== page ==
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Fossils of New Dinosaur Species Unearthed in Northwest China

Fossils of a new dinosaur species have been unearthed near Lingwu City in northwest China's Ningxia Hui Autonomous Region, said experts on Saturday afternoon.


Eight sauropods, or huge, long-necked herbivorous dinosaurs living in the middle Jurassic period some 160 million years ago, were unearthed in a 3,000-square meter area, said Xu Xing, a researcher with the Institute of Vertebrate Paleontology and Paleoanthropology of the Chinese Academy of Sciences (CAS).


The 37-year-old Professor Xu, who has named 15 new dinosaur species, believes that the dinosaur is a sub-species of diplodocus, mainly found in the southern hemisphere in places like Tanzania and Argentina. Other diplodocus fossils have been found in North America. Discovery of the species in Asia could support the Continental Drift Theory, according to which the African, American and Asian continents used to be connected.


The fossils were found by local Muslim farmer Ma Yun in September 2004, when he was catching hedgehogs on a hill in Nanciwan Village in Lingwu.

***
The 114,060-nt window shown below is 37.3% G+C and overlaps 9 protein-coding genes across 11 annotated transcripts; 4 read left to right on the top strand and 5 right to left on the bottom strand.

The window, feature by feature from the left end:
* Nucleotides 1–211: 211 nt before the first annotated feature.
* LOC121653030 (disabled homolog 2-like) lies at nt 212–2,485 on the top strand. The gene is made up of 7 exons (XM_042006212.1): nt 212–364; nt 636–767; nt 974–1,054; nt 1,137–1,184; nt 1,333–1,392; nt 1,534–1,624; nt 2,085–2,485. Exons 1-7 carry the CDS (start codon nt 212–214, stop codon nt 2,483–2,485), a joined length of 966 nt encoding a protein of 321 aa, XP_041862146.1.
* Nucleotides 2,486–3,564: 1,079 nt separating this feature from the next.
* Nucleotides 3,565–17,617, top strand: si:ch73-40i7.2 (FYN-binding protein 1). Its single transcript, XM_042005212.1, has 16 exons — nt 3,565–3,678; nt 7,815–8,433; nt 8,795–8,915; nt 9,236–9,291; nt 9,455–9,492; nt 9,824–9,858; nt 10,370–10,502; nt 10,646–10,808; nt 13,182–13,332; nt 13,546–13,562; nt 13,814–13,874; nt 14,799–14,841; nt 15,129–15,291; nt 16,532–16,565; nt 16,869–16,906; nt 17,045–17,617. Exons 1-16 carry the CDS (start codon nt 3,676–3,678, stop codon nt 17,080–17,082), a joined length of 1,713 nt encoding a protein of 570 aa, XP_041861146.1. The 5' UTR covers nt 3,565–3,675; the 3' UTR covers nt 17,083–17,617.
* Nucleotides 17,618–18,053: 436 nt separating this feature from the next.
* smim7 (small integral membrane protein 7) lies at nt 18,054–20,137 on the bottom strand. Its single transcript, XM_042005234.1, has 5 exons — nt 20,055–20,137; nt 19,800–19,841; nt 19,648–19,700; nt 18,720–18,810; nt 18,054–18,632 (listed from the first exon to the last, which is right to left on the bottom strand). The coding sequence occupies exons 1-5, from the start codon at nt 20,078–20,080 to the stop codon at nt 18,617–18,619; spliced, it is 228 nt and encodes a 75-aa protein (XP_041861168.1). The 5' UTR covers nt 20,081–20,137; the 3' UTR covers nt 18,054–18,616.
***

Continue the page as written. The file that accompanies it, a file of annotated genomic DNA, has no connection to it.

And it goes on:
Experts are asking the public to suggest a name for the dinosaur. Some said it should be named after its discoverer Ma Yun, while others thought Lingwu was the best choice.


Meanwhile, a complete dinosaur cranium fossil has been unearthed in northwest China's Xinjiang Uygur Autonomous Region.


The excavations are being televised nationwide by China Central Television (CCTV). It is the first time a dinosaur fossil excavation has been filmed live in China.


(Xinhua News Agency August 26, 2006)

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